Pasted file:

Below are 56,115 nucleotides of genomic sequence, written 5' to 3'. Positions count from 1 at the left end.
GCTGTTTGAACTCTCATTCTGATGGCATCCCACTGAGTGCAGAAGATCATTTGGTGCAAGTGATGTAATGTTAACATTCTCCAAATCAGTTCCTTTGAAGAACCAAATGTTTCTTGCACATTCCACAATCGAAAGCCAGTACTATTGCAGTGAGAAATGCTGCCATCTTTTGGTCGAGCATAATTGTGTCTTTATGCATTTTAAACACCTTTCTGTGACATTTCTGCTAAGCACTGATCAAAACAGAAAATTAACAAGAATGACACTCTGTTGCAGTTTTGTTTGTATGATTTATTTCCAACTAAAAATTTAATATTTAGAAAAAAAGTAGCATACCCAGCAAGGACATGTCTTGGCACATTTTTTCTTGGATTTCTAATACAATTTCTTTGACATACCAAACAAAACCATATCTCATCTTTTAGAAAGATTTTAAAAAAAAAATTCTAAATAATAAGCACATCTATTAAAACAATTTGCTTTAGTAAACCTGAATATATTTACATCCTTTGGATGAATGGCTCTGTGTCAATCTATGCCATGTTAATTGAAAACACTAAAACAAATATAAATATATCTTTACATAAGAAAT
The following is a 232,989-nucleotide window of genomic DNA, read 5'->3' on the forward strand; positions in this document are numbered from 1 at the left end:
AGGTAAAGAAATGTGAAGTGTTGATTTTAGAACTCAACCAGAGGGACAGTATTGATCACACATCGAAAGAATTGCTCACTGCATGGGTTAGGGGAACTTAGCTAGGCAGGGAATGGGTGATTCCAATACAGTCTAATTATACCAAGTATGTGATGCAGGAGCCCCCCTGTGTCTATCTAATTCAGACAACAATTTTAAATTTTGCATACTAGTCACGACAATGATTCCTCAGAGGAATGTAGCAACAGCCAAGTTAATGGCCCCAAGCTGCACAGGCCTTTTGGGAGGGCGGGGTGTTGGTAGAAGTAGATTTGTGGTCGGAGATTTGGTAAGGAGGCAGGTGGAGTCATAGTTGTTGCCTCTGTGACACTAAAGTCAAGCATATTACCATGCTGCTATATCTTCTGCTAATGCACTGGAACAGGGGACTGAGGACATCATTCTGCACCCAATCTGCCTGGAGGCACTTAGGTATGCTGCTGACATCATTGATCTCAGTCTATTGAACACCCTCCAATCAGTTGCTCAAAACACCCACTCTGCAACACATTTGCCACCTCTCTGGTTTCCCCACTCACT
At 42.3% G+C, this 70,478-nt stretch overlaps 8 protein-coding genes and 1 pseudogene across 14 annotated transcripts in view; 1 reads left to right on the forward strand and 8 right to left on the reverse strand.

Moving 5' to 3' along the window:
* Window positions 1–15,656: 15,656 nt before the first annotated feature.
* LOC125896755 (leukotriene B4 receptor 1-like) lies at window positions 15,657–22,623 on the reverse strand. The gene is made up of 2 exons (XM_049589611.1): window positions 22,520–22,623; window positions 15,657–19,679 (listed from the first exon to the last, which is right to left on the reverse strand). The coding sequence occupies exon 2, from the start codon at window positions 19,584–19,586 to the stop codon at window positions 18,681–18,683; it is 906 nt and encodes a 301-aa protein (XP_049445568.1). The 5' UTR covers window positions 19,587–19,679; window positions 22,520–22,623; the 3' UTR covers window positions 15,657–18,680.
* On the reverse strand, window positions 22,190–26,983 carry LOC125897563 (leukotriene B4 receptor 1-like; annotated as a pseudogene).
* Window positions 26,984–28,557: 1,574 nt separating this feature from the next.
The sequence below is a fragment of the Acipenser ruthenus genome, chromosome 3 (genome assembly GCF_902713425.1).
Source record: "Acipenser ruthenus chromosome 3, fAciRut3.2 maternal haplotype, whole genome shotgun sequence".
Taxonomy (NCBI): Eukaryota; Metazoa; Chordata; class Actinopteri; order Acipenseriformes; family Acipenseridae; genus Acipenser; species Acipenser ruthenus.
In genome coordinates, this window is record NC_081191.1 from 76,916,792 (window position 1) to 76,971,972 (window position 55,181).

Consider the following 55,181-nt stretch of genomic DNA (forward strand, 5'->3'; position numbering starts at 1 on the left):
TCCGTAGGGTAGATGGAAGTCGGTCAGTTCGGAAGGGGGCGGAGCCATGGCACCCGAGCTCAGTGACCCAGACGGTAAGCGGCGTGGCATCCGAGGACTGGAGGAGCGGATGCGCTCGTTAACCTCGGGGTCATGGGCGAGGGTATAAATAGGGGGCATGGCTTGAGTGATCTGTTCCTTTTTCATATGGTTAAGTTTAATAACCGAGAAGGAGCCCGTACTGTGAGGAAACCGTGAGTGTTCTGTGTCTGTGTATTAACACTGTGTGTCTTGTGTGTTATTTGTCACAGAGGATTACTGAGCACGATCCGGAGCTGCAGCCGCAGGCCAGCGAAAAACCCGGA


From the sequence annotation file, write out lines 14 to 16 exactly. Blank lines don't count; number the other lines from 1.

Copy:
In genome coordinates, this window is record NC_081191.1 from 76,916,792 (window position 1) to 76,971,972 (window position 55,181).

Consider the following 55,181-nt stretch of genomic DNA (forward strand, 5'->3'; position numbering starts at 1 on the left):
TCCGTAGGGTAGATGGAAGTCGGTCAGTTCGGAAGGGGGCGGAGCCATGGCACCCGAGCTCAGTGACCCAGACGGTAAGCGGCGTGGCATCCGAGGACTGGAGGAGCGGATGCGCTCGTTAACCTCGGGGTCATGGGCGAGGGTATAAATAGGGGGCATGGCTTGAGTGATCTGTTCCTTTTTCATATGGTTAAGTTTAATAACCGAGAAGGAGCCCGTACTGTGAGGAAACCGTGAGTGTTCTGTGTCTGTGTATTAACACTGTGTGTCTTGTGTGTTATTTGTCACAGAGGATTACTGAGCACGATCCGGAGCTGCAGCCGCAGGCCAGCGAAAAACCCGGA